Alain Zobrist, CEO of Omega Timing
The adventure of Omega with the Olympic Games started in 1932 at the Los Angeles Games, when all events were timed with just 30 stopwatches. Since then, Omega has been the official timekeeper of 26 Olympic Games, witnessing and measuring world records and Olympic records that made history.
If Omega was trusted during all this time with such a huge responsibility, it is because they never ceased to innovate, at every Game introducing new timekeeping instruments and always improving the existing ones. As sports were added and broadcasting evolved, Omega Timing was always found a way to adapt. Just to name a few: the first mobile photocell or the photofinish camera introduced at 1948, the Omegascope offering on-screen clock for television viewers since 1964, the “touch pad” in swimming, first used in Mexico City (1968), Montreal (1976) saw the introduction of moving images on video matrix boards, false start detection first introduced at the Los Angeles Games (1984), and the list can go on-and-on with computerized timekeeping, real-time results, etc.
This year too, at the Rio Olympics, Omega will introduce a whole host of new technologies that will make the results more accurate than ever. They will be also deploying 335 hi-resolution sport-specific scoreboards, designed to display not only text, but also animations, athlete pictures, and visual imagery. To discuss all these novelties, I had the opportunity to talk to Alain Zobrist, CEO of Omega Timing.
At Rio, Omega Timing will present a series of innovative technologies. How are you deciding to find better and more accurate devices, is it at the request of the IOC, are the individual sports federations asking for them, or it’s the result of a pro-active internal initiative of your R&D department?
Innovation is constant. We constantly innovate, we always want to improve and in the end of the day, we always try to provide the athletes with better technologies that enable them to perform better while they are competing. This is our ultimate goal.
Now, the feedback comes from three different players. The first one, being certainly from the sport and the athletes themselves. They would come to us: “Hey, I have an idea to develop this-and-that, what do you think? It would help me to start better, for example.” This is a very important input, and we also integrate athletes into the development process of our devices. Then, there is a second player, our Omega timekeepers, they are the ones who deploy and use the technology every day at sports competitions. They know the sports very well and they know the equipment very well, and they have ideas on how we can improve. The third player would be our own engineers. They know the technology very well and they also keep an eye on new technologies that are coming up. They would say: “Here is a new technology, why couldn’t we include in this device, or develop a new technology, or a new device with this technology?”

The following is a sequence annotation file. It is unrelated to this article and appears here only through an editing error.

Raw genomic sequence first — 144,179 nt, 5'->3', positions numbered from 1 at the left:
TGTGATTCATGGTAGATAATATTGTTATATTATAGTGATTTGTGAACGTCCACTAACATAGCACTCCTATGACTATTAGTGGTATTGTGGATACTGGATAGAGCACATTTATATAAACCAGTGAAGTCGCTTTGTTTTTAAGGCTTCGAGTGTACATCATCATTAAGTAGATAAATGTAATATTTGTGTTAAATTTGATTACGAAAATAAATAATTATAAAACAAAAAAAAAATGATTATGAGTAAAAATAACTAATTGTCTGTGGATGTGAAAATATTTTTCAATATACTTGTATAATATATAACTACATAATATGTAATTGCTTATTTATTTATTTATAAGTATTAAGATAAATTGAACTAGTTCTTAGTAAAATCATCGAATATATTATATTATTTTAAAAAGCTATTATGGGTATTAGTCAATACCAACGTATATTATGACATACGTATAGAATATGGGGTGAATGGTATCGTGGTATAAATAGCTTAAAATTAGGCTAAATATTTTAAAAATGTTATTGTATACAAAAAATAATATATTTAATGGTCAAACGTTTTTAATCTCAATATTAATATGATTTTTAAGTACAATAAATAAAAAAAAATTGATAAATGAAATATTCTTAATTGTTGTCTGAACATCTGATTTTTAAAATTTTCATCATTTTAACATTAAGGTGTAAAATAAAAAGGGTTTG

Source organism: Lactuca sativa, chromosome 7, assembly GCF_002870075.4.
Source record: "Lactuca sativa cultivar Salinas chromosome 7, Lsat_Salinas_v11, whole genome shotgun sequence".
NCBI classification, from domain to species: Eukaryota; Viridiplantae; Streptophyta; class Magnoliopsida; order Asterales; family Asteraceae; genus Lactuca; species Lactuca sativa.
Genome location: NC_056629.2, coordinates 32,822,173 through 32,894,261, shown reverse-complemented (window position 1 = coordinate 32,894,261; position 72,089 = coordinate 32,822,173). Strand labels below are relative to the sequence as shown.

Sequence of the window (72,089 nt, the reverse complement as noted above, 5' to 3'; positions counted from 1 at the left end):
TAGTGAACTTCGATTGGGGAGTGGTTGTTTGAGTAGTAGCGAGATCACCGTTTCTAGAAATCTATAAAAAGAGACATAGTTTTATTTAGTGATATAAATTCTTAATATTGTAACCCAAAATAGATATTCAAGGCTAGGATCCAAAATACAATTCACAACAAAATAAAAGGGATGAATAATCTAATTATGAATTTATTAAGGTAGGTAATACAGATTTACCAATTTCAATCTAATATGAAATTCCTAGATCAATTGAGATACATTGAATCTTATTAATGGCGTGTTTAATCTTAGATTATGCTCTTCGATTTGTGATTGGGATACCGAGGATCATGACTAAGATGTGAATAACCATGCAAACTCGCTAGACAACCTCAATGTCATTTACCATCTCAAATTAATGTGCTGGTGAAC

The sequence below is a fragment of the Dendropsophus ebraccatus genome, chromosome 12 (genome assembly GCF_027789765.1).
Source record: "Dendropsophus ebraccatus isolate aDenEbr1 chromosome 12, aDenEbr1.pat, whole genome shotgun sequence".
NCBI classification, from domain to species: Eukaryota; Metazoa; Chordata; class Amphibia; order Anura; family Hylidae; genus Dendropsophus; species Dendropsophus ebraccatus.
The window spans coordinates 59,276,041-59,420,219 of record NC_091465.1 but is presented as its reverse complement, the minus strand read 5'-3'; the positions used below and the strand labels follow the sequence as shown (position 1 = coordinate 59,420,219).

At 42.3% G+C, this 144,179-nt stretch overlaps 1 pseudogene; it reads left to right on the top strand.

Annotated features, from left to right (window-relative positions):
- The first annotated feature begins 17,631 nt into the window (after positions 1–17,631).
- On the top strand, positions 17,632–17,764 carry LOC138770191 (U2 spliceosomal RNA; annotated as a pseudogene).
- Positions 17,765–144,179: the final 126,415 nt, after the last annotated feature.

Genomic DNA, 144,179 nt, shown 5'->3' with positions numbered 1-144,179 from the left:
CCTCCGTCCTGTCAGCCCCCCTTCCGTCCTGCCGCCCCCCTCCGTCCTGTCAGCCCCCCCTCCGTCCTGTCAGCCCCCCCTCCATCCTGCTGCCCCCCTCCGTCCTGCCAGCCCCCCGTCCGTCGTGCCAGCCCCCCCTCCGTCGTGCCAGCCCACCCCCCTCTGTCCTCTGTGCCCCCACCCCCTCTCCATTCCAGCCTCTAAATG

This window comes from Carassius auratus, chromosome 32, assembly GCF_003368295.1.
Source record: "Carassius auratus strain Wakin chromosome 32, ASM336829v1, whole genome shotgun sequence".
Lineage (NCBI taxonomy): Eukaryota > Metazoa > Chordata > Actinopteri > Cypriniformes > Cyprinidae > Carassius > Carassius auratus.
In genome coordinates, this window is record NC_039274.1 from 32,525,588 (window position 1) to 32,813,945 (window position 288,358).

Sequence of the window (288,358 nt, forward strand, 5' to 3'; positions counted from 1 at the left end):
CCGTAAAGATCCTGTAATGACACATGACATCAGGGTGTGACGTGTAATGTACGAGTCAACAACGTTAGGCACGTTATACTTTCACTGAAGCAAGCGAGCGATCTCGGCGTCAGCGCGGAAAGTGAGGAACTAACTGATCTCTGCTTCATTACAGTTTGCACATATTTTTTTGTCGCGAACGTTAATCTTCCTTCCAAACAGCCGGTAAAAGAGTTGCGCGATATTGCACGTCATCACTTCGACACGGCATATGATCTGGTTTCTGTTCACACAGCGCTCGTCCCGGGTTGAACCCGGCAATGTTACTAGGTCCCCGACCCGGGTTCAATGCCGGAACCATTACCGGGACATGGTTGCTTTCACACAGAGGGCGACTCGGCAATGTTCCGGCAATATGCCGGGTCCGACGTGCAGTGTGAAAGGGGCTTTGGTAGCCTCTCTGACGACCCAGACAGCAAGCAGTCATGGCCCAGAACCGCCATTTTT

The three angles would be the sport and the athletes, our timekeepers and our engineers.
Before Omega Timing, you were part of the Marketing Department of Omega, a luxury replica Watch company, and now you are the CEO of a cutting-edge technology company. How was the transition for you? Why is Omega Timing important for Omega?
Without Omega, Olympic Games could not happen. You need athletes, you need a venue where to compete, and you need results, otherwise you cannot say who won. We play a major role as the official timekeeper in the organization of the event and this is why it’s so important.
Right, I was in sports marketing before and now, I’m working for a sports technology company, but there is a word that links them together, it’s sports, and I love sports. The same as the timekeepers and the engineers here, we breathe sports at Omega Timing, it’s our passion. And I think the combination of all this makes me very happy of where I am.